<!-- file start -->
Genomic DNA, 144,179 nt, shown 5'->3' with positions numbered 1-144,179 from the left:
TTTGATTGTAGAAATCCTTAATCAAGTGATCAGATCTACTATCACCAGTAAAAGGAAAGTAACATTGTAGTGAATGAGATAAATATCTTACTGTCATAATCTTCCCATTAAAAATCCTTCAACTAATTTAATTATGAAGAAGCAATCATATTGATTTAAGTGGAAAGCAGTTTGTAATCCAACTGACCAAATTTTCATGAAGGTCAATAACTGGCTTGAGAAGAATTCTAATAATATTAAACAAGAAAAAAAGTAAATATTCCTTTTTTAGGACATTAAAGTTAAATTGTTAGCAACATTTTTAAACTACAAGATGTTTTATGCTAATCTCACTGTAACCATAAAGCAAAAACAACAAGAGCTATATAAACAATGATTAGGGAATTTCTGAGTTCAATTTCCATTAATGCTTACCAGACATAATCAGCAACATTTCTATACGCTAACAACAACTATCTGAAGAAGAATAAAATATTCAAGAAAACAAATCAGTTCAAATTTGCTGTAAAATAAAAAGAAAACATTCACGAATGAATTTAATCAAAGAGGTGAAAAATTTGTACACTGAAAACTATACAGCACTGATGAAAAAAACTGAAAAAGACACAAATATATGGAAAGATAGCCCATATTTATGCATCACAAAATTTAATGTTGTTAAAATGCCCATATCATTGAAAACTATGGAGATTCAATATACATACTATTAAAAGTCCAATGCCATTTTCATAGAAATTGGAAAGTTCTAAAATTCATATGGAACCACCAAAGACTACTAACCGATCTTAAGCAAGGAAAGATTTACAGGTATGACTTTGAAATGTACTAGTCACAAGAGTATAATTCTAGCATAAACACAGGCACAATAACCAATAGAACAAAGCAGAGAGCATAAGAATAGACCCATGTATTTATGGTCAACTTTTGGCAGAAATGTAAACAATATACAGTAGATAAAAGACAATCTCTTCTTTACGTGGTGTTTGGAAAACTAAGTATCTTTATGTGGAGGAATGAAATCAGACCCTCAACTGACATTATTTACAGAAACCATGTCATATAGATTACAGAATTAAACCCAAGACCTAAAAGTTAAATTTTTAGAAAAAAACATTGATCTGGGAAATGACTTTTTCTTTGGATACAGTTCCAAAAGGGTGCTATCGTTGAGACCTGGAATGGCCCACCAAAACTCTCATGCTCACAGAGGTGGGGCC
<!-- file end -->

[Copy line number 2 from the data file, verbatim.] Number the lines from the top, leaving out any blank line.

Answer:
TTTGATTGTAGAAATCCTTAATCAAGTGATCAGATCTACTATCACCAGTAAAAGGAAAGTAACATTGTAGTGAATGAGATAAATATCTTACTGTCATAATCTTCCCATTAAAAATCCTTCAACTAATTTAATTATGAAGAAGCAATCATATTGATTTAAGTGGAAAGCAGTTTGTAATCCAACTGACCAAATTTTCATGAAGGTCAATAACTGGCTTGAGAAGAATTCTAATAATATTAAACAAGAAAAAAAGTAAATATTCCTTTTTTAGGACATTAAAGTTAAATTGTTAGCAACATTTTTAAACTACAAGATGTTTTATGCTAATCTCACTGTAACCATAAAGCAAAAACAACAAGAGCTATATAAACAATGATTAGGGAATTTCTGAGTTCAATTTCCATTAATGCTTACCAGACATAATCAGCAACATTTCTATACGCTAACAACAACTATCTGAAGAAGAATAAAATATTCAAGAAAACAAATCAGTTCAAATTTGCTGTAAAATAAAAAGAAAACATTCACGAATGAATTTAATCAAAGAGGTGAAAAATTTGTACACTGAAAACTATACAGCACTGATGAAAAAAACTGAAAAAGACACAAATATATGGAAAGATAGCCCATATTTATGCATCACAAAATTTAATGTTGTTAAAATGCCCATATCATTGAAAACTATGGAGATTCAATATACATACTATTAAAAGTCCAATGCCATTTTCATAGAAATTGGAAAGTTCTAAAATTCATATGGAACCACCAAAGACTACTAACCGATCTTAAGCAAGGAAAGATTTACAGGTATGACTTTGAAATGTACTAGTCACAAGAGTATAATTCTAGCATAAACACAGGCACAATAACCAATAGAACAAAGCAGAGAGCATAAGAATAGACCCATGTATTTATGGTCAACTTTTGGCAGAAATGTAAACAATATACAGTAGATAAAAGACAATCTCTTCTTTACGTGGTGTTTGGAAAACTAAGTATCTTTATGTGGAGGAATGAAATCAGACCCTCAACTGACATTATTTACAGAAACCATGTCATATAGATTACAGAATTAAACCCAAGACCTAAAAGTTAAATTTTTAGAAAAAAACATTGATCTGGGAAATGACTTTTTCTTTGGATACAGTTCCAAAAGGGTGCTATCGTTGAGACCTGGAATGGCCCACCAAAACTCTCATGCTCACAGAGGTGGGGCC